SO THAT'S it then. Not only does this country have to put up with foreigners coming over here and stealing our jobs, but now robots too. It's political correctness gone mad.
And of all people, the BBC, who we always knew were a bunch of wishy-washy liberals anyway, because the Daily Mail told us so, have fired the starting gun for good, honest working Brits being passed over for roles in radio productions in favour of FRICKING ROBOTS. It's political correctness gone mad.
A new BBC radio adaptation of Isaac Asimov's 'I Robot', made famous by a film starring a damned American anyway, will feature ‘Stanley Qubit', an actual android robot built by Aldebaran Robotics. It's political correctness gone mad.
The Nao-25 robot is owned by Chris Middleton, sometimes of this parish and former editor of our sister title Computing. Middleton will also be appearing as himself in the production, alongside his pet house-bot that is stealing the jobs of rightful British Equity card holders. That nice Olivia Coleman could have done the voice. Lord knows, she needs the work. It's political correctness gone mad.
The series of short stories were the basis of Asimov's five laws of robotics, which are themselves political correctness gone mad, and will be serialised over a week of 15 minute plays at 10.45 each morning with an omnibus on Saturday 11 February for us hard-working types that don't have time to listen to BBC Radio 4 with its wishy-washy leftist agenda. It's political correctness gone mad.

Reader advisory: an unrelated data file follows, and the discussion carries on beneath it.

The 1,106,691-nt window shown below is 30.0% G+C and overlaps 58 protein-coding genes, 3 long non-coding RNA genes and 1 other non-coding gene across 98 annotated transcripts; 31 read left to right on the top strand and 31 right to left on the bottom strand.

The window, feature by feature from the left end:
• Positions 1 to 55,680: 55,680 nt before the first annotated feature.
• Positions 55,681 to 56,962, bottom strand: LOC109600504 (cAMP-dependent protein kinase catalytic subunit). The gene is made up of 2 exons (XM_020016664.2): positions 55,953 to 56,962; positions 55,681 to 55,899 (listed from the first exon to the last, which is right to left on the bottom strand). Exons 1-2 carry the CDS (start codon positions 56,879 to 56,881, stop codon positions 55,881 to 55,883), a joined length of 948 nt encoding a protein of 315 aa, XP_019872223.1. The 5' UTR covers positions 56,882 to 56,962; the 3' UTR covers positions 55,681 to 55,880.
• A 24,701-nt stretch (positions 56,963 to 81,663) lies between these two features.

The robot is completely autonomous and has already featured on BBC Television, interviewing Scissor Sister and robot obsessive Ana Matronic. Another bloody American. It's political correctness gone mad.
With Foxconn poised to make a complete electronics factory automatic, and stark warnings about the future of technology meaning the end of human jobs, this is just the type of thing we don't need.
Donald Twunt's promises to end the starvation of the job market in the ‘Dey Tuk Our Jerbs' rust belt is the perfect example of what we need in Britain and why this robot acting madness, and the EU suggesting workers rights for robots shows that the sooner we all live in a little bubble where we can moan about how expensive everything has got in peace, the better. It's political correctness gone mad.
The INQUIRER, Incisive Media and the author would like to distance themselves from the author's remarks which are not the views of anyone, including him. In fact especially him. µ
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